'Well, R. W. Wood heard about these experiments--everybody did more or less. So R. W. Wood went over there and at that time Blondlot had a prism, quite a large prism of aluminum, with a 60o angle and he had a Nernst filament with a little slit about 2 mm wide. There were two slits, 2 mm wide each. This beam fell on the prism and was refracted and he measured the refractive index to three significant figures. He found that it wasn't monochromatic, that there were several different components to the N-rays and he found different refractive indices for each of these components. He could measure three or four different refractive indices each to two or three significant figures, and he was repeating some of these and showing how accurately they were repeatable, showing it to R. W. Wood in this dark room.
'Well, after this had gone on for quite a while, and Wood found that he was checking these results very accurately, measuring the position of the little piece of paper within a tenth of a millimeter although the slits were 2 mm wide, and Wood asked him about that. He said, "How? How could you, from just the optics of the thing, with slits two millimeters wide, how do you get a beam so fine that you can detect its position within a tenth of a millimeter?"
'Blondlot said, "That's one of the fascinating things about the N-rays. They don't follow the ordinary laws of science that you ordinarily think of." He said, "You have to consider these things all by themselves. They are very interesting, but you have to discover the laws that govern them."
'Well, in the meantime, the room being very dark, Wood asked him to repeat some of these measurements which he was only too glad to do. But in the meantime, R. W. Wood put the prism in his pocket and the results checked perfectly with what he had before. (Laughter) Well, Wood rather cruelly published that.(6, 7) And that was the end of Blondlot.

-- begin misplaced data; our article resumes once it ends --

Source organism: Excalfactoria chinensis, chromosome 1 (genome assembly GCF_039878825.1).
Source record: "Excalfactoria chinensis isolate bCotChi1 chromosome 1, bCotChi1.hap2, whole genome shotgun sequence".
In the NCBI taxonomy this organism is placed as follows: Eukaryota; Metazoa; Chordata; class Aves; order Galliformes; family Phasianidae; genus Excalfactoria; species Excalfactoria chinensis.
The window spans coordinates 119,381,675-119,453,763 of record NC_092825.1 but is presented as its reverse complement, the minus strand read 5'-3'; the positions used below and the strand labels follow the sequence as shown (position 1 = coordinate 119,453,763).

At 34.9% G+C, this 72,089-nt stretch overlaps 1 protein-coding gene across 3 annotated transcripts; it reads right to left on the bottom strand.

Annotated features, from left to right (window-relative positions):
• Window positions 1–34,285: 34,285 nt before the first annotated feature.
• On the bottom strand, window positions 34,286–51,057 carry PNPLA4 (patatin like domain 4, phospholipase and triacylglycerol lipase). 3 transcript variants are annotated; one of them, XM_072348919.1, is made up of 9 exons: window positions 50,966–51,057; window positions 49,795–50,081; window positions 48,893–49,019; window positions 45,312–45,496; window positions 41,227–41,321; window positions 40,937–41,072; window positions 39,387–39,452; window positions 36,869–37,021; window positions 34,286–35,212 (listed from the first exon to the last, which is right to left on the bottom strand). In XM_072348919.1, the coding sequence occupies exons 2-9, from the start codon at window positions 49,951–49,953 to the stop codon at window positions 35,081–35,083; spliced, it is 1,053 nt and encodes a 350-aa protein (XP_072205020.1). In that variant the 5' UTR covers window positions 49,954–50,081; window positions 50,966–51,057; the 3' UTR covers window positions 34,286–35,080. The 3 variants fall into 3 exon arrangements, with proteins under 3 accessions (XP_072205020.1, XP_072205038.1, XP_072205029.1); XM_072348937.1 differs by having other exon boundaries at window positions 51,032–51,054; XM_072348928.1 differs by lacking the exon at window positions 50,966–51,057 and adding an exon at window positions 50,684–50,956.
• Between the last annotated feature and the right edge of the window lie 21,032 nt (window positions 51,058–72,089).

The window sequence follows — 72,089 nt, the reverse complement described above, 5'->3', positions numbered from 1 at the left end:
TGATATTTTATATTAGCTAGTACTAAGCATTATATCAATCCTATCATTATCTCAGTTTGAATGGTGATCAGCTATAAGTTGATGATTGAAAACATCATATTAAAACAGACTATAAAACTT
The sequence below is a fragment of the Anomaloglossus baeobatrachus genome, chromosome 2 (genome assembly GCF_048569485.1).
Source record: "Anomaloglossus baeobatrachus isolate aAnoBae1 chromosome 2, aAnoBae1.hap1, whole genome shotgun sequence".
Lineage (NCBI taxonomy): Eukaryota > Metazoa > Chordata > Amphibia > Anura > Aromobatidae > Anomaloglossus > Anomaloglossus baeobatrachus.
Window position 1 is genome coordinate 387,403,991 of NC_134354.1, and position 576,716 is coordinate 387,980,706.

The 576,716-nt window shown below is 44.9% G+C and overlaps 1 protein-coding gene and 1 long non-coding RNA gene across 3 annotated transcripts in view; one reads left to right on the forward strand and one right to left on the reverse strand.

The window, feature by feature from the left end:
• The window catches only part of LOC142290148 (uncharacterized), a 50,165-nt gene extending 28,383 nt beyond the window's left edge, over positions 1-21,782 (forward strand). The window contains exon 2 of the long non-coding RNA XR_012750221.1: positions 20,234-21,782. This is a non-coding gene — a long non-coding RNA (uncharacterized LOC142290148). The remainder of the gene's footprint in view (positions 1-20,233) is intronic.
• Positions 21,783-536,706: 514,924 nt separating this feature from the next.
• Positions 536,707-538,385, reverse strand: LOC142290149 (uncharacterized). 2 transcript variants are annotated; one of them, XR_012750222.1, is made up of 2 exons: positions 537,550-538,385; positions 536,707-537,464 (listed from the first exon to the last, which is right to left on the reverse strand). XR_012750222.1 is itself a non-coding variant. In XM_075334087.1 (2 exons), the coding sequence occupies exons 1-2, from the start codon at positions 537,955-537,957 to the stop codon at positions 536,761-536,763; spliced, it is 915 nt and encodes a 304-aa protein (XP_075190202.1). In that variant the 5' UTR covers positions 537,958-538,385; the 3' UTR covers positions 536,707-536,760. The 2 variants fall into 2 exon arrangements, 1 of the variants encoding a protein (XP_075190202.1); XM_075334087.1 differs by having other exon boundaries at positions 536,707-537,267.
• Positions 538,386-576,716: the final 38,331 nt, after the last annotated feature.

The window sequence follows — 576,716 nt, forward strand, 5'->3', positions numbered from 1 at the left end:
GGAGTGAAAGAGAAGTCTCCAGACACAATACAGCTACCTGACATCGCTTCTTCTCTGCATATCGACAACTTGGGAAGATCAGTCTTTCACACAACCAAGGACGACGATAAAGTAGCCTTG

'Nobody accounts for by what methods he could reproduce those results to a tenth of a millimeter. Wood said that he seemed to be able to do it but no-body understands that. Nobody understands lots of things. But some of the Germans came out later--Pringsheim was one of them--came out with an extremely interesting story. They had tried to repeat some of Blondlot's experiments and had found this. One of the experiments was to have a very faint source of light on a screen of paper and to make sure that you are seeing the screen of paper you hold your hand up like this and move it back and forth. And if you can see your hand move back and forth then you know it ie illuminated. One of the experiments that Blondlot made was that the experiment was made much better if you had some N-rays falling on the piece of paper. Pringeheim was repeating these in Germany and he found that if you didn't know where the paper was, whether it was here or here (in front or behind your hand), it worked just as well. That is, you could see your hand just as well if you held it back of the paper as if you held it in front of it. Which is the natural thing, because this is a threshold phenomenon. And a threshold phenomenon means that you don't know, you really don't know, whether you are seeing it or not. But if you have your hand there, well, of course, you see your hand because you know your hand's there, and that's just enough to win you over to where you know that you see it. But you know it just as well if the paper happens to be in front of your hand instead of in back of your hand, because you don't know where the paper is but you do know where your hand is. (Laughter) '